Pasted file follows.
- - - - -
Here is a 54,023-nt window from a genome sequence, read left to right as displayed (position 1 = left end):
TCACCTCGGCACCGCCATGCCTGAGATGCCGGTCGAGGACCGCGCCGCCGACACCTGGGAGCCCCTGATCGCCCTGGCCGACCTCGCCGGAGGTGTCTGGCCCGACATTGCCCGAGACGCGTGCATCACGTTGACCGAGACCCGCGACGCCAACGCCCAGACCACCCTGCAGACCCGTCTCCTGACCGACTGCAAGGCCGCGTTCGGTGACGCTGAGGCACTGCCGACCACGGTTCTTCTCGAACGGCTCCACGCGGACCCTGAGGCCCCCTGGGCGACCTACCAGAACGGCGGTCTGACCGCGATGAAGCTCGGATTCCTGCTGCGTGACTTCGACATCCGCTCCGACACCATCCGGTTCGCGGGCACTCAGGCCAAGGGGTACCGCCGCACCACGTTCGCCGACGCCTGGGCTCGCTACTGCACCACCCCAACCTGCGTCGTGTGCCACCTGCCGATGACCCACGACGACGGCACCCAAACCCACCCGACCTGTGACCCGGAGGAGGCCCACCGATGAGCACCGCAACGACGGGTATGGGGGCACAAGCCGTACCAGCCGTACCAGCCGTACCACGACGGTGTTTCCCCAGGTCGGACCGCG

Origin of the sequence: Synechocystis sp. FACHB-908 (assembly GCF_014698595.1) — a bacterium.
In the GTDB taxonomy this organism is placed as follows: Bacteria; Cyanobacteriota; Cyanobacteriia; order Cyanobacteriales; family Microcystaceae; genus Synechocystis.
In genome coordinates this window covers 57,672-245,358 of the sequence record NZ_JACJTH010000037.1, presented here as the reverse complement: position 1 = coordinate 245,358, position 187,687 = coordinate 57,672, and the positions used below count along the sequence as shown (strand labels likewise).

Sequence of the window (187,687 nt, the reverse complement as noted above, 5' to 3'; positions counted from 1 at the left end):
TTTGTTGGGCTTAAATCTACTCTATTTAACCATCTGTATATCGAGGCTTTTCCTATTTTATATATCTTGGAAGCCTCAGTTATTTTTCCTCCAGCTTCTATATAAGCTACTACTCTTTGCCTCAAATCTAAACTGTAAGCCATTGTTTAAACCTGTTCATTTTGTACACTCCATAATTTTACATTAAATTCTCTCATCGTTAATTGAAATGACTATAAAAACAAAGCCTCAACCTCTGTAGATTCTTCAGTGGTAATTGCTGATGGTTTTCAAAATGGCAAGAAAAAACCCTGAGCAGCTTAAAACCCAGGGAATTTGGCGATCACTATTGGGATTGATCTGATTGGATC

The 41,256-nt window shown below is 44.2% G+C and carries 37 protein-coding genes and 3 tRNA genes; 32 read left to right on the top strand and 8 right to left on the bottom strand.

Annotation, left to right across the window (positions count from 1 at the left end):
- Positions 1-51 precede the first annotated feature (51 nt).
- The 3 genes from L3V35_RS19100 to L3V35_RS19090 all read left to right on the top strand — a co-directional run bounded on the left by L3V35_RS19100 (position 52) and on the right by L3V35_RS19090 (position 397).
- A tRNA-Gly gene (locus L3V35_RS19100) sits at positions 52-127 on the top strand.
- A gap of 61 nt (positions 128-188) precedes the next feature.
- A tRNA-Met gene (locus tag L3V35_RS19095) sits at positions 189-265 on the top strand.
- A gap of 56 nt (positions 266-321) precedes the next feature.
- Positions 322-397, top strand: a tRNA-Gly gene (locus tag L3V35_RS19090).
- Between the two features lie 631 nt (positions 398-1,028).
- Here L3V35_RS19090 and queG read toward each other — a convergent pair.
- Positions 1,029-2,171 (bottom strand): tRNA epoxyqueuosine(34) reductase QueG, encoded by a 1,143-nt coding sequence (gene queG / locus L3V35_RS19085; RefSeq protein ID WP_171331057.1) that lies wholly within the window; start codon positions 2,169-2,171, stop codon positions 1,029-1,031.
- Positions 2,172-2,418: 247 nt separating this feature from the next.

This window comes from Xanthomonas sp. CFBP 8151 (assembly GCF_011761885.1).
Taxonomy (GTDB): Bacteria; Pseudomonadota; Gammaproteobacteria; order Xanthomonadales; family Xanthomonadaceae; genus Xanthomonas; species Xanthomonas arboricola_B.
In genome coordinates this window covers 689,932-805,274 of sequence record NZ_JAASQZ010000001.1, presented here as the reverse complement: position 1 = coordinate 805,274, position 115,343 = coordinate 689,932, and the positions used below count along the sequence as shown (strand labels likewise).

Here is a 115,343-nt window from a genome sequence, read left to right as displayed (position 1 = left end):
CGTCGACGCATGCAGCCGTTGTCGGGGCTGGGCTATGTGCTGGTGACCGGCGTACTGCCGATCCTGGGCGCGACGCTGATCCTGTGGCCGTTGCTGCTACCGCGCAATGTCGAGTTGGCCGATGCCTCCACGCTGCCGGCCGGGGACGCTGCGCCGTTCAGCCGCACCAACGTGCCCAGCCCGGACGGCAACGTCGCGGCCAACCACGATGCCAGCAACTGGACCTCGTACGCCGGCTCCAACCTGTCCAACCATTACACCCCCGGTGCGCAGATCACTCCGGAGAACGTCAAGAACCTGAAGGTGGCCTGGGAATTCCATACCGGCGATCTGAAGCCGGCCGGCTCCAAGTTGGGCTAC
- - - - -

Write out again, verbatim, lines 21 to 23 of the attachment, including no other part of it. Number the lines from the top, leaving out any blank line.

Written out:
This window comes from Xanthomonas sp. CFBP 8151 (assembly GCF_011761885.1).
Taxonomy (GTDB): Bacteria; Pseudomonadota; Gammaproteobacteria; order Xanthomonadales; family Xanthomonadaceae; genus Xanthomonas; species Xanthomonas arboricola_B.
In genome coordinates this window covers 689,932-805,274 of sequence record NZ_JAASQZ010000001.1, presented here as the reverse complement: position 1 = coordinate 805,274, position 115,343 = coordinate 689,932, and the positions used below count along the sequence as shown (strand labels likewise).